There are now over 1,000 Covid-19 mutual aid groups, on social media platforms such as What’s App, connecting people in their immediate local area to support one another. In the street where I live in Brighton, I had a pre-existing street community group and now, it’s doubled in size, as people are coming forward to ask for help. From a couple with disabilities who are unable to collect food, to an elderly man who wants some phone / virtual ‘company’ to help him feel less alone, Covid-19 mutual aid groups are making a difference.
Becky Wass in Cornwall, UK designed a simple postcard to put through doors and let neighbours know there is help close at hand. #ViralKindness has indeed gone viral with the postcard being shared and printed countless times. I spent several days last week posting the card through letterboxes where I live, offering help and have been contacted by people in my immediate community who want to be connected during this challenging time.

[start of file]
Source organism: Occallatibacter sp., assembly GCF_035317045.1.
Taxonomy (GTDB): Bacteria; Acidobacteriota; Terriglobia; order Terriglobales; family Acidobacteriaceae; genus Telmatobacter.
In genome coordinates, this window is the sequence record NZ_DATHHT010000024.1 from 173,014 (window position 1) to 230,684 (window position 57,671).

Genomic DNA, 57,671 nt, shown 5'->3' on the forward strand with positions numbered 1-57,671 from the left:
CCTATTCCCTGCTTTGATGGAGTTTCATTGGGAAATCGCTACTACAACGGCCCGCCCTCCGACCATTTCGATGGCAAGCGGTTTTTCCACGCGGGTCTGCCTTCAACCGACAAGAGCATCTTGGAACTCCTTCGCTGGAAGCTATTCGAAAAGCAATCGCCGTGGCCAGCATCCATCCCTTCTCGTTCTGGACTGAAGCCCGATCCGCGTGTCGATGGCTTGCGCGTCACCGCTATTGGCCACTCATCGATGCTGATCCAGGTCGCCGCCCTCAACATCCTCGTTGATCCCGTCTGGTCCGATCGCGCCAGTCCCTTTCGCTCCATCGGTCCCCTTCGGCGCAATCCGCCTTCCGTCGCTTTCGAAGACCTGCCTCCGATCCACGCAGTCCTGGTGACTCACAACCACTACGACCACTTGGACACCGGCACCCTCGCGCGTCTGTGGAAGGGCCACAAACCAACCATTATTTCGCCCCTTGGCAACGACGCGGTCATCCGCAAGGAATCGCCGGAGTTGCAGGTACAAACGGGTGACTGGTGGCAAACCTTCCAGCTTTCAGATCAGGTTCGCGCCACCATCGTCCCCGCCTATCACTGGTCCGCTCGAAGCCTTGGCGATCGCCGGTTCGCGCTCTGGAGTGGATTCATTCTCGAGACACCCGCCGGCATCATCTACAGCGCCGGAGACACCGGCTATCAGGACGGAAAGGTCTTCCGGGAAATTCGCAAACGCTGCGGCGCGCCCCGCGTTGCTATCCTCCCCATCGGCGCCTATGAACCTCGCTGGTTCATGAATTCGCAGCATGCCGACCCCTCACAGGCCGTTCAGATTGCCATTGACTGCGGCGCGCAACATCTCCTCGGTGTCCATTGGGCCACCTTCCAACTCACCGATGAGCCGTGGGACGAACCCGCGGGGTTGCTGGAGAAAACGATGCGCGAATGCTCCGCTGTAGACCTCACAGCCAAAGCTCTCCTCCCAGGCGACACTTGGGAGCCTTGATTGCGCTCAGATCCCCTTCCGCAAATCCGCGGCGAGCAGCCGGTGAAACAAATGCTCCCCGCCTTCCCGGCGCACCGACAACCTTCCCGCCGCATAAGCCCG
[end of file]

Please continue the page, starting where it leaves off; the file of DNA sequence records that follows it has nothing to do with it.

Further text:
4. Takeaway Community Kitchens
US celebrity chef José Andrés is trying to save jobs and feed those in need by turning his restaurants in New York City and Washington, D.C. into takeaway community kitchens for people in need.
5. Stay at Home and Stay Fit
We might have to #stayhome, but one fitness trainer in Spain is on a mission to make sure we also stay fit. He’s been leading virtual fitness sessions from his roof in Seville. And Gonzalo Gbroto’s sessions have proven to be a hit.
6. Serenading for Solidarity
Many of us have been inspired by balcony singing during lockdown in Italy. Communities are finding ways to stay connected and lift spirits through song.
7. China Cares
In the last few weeks, China has donated coronavirus testing kits to Cambodia, shipped ventilators, masks and medics to Italy and France. They have also pledged to help the Philippines, Spain and other countries, and deployed medical experts to Iran and Iraq.
8. Social DisDancing and Club Quarantine